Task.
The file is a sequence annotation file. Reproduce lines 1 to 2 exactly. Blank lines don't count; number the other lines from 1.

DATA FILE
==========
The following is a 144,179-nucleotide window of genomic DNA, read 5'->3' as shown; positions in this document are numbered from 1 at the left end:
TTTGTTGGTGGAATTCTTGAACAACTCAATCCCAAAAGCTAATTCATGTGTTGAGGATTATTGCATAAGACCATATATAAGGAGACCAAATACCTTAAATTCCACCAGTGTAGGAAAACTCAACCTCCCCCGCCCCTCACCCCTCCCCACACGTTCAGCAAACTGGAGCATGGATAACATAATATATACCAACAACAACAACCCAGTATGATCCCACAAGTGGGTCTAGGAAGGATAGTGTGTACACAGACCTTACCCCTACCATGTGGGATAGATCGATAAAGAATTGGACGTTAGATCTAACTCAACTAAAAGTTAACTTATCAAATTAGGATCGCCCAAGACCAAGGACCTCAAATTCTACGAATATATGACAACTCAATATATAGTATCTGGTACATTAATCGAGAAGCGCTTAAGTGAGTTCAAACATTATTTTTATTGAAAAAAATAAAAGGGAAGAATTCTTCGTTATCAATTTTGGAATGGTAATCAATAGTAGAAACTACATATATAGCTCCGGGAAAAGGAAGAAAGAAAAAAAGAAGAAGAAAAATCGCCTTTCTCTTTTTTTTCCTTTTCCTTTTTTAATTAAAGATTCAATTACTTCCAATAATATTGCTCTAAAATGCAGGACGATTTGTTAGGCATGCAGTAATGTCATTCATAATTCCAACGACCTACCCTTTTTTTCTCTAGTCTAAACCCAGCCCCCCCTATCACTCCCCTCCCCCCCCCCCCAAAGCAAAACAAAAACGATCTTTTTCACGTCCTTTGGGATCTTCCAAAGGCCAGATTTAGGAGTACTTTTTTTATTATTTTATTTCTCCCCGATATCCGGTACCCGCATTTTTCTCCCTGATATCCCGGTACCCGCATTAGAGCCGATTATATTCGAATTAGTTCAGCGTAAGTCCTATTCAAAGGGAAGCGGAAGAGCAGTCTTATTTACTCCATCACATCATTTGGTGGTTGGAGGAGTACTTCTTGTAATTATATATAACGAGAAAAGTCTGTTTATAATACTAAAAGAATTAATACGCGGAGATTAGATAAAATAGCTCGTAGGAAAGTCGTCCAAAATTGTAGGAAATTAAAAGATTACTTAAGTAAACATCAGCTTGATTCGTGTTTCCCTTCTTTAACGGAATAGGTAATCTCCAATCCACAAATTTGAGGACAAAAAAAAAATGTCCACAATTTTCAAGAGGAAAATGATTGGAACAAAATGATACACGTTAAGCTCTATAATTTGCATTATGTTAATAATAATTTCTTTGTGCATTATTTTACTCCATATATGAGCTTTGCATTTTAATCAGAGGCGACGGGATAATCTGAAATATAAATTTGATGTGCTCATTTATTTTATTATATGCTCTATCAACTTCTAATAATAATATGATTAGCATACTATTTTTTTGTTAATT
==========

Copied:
The following is a 144,179-nucleotide window of genomic DNA, read 5'->3' as shown; positions in this document are numbered from 1 at the left end:
TTTGTTGGTGGAATTCTTGAACAACTCAATCCCAAAAGCTAATTCATGTGTTGAGGATTATTGCATAAGACCATATATAAGGAGACCAAATACCTTAAATTCCACCAGTGTAGGAAAACTCAACCTCCCCCGCCCCTCACCCCTCCCCACACGTTCAGCAAACTGGAGCATGGATAACATAATATATACCAACAACAACAACCCAGTATGATCCCACAAGTGGGTCTAGGAAGGATAGTGTGTACACAGACCTTACCCCTACCATGTGGGATAGATCGATAAAGAATTGGACGTTAGATCTAACTCAACTAAAAGTTAACTTATCAAATTAGGATCGCCCAAGACCAAGGACCTCAAATTCTACGAATATATGACAACTCAATATATAGTATCTGGTACATTAATCGAGAAGCGCTTAAGTGAGTTCAAACATTATTTTTATTGAAAAAAATAAAAGGGAAGAATTCTTCGTTATCAATTTTGGAATGGTAATCAATAGTAGAAACTACATATATAGCTCCGGGAAAAGGAAGAAAGAAAAAAAGAAGAAGAAAAATCGCCTTTCTCTTTTTTTTCCTTTTCCTTTTTTAATTAAAGATTCAATTACTTCCAATAATATTGCTCTAAAATGCAGGACGATTTGTTAGGCATGCAGTAATGTCATTCATAATTCCAACGACCTACCCTTTTTTTCTCTAGTCTAAACCCAGCCCCCCCTATCACTCCCCTCCCCCCCCCCCCAAAGCAAAACAAAAACGATCTTTTTCACGTCCTTTGGGATCTTCCAAAGGCCAGATTTAGGAGTACTTTTTTTATTATTTTATTTCTCCCCGATATCCGGTACCCGCATTTTTCTCCCTGATATCCCGGTACCCGCATTAGAGCCGATTATATTCGAATTAGTTCAGCGTAAGTCCTATTCAAAGGGAAGCGGAAGAGCAGTCTTATTTACTCCATCACATCATTTGGTGGTTGGAGGAGTACTTCTTGTAATTATATATAACGAGAAAAGTCTGTTTATAATACTAAAAGAATTAATACGCGGAGATTAGATAAAATAGCTCGTAGGAAAGTCGTCCAAAATTGTAGGAAATTAAAAGATTACTTAAGTAAACATCAGCTTGATTCGTGTTTCCCTTCTTTAACGGAATAGGTAATCTCCAATCCACAAATTTGAGGACAAAAAAAAAATGTCCACAATTTTCAAGAGGAAAATGATTGGAACAAAATGATACACGTTAAGCTCTATAATTTGCATTATGTTAATAATAATTTCTTTGTGCATTATTTTACTCCATATATGAGCTTTGCATTTTAATCAGAGGCGACGGGATAATCTGAAATATAAATTTGATGTGCTCATTTATTTTATTATATGCTCTATCAACTTCTAATAATAATATGATTAGCATACTATTTTTTTGTTAATT